In The Business of Reading, Julian Lovelock charts the development of the English novel over the past hundred years. Smuggling in titles from Scotland, Ireland and the Caribbean, he focuses on twenty texts written since the end of the First World War, some well-known but others less so, placing them in their historical context. Novelists represented range from D.H. Lawrence, E.M. Forster and Virginia Woolf, through Graham Greene, Kingsley Amis and Iris Murdoch, to such contemporary writers as Ian McEwan, Maggie O’Farrell and Graham Swift.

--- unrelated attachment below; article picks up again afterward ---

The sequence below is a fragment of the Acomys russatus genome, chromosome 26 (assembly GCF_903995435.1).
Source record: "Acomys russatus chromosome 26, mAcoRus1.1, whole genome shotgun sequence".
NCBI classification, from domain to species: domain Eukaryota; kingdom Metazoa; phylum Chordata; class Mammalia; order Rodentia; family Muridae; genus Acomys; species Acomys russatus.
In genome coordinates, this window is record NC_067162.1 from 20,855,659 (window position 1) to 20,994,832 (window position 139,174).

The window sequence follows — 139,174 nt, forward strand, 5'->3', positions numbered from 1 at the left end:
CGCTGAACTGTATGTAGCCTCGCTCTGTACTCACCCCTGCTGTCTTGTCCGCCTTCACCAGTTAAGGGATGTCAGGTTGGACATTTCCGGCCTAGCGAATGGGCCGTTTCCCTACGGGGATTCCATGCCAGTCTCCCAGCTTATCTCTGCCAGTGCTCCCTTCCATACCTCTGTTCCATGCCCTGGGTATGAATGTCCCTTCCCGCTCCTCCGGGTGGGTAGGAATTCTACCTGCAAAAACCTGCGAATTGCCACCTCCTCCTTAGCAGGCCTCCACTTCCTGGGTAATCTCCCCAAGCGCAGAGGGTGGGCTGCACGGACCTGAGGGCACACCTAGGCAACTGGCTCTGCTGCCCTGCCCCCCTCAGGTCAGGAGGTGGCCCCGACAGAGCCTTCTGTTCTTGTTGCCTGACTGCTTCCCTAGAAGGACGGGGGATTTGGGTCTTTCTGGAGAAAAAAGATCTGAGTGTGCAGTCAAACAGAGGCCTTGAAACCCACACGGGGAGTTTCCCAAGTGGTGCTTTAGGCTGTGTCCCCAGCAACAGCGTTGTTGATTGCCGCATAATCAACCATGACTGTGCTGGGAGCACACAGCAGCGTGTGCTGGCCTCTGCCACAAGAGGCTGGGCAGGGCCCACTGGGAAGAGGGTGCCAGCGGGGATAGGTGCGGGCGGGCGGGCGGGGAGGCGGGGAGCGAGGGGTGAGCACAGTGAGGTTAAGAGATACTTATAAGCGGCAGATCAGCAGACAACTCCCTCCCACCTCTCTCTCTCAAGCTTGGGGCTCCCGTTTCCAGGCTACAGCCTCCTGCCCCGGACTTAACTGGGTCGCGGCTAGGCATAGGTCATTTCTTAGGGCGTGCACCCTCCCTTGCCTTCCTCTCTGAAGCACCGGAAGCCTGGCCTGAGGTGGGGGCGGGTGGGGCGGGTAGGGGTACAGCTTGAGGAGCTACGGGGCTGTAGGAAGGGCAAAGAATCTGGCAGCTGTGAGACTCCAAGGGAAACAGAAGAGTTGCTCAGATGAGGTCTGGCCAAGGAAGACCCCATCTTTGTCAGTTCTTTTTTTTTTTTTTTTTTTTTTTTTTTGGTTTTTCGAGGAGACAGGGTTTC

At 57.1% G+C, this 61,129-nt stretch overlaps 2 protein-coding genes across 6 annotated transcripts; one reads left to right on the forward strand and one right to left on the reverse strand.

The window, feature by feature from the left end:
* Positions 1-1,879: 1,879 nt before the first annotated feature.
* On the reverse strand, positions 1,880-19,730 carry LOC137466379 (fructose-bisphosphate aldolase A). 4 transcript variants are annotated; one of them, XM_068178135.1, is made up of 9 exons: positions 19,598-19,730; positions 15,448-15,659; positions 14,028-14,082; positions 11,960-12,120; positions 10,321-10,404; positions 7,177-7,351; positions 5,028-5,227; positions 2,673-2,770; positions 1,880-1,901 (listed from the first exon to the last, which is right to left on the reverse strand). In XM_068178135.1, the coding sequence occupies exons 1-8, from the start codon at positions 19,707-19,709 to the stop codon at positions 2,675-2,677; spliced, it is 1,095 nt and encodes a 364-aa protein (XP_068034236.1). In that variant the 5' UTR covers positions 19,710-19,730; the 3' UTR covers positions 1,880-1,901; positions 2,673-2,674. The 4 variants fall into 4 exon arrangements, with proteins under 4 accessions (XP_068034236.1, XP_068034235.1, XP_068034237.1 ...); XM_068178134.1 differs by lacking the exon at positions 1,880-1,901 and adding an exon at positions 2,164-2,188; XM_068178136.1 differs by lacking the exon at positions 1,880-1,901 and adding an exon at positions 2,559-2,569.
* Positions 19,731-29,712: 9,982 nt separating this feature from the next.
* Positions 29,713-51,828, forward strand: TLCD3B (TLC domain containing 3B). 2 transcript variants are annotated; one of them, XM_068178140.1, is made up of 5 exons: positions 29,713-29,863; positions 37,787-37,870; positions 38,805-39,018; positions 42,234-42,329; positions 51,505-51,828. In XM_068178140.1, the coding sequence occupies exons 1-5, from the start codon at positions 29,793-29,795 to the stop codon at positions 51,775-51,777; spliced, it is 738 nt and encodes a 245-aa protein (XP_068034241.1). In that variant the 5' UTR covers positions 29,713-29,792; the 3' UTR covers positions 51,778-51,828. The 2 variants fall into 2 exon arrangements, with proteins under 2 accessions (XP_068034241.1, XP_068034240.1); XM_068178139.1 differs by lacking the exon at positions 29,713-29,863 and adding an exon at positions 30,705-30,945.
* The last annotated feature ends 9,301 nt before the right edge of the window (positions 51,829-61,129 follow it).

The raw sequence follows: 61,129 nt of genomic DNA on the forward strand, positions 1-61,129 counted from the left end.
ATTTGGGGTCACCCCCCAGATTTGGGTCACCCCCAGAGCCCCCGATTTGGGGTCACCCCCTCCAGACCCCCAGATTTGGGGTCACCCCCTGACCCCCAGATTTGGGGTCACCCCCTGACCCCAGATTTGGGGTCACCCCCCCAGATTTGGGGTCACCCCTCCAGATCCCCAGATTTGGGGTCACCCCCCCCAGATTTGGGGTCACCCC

Written in a lucid style that reflects his expertise and enthusiasm, Lovelock’s innovative selection, perceptive analysis and lightness of touch will appeal to the general reader, the book club member and the student. He argues that our response as readers is an important part of the creative process, and while he mainly avoids the critical ‘-isms’ that have characterised recent academic debate, he introduces such concepts as intertextuality, metafiction and the role of the often unreliable narrator, showing how an appreciation of the way the language of fiction works can only add to our understanding and enjoyment.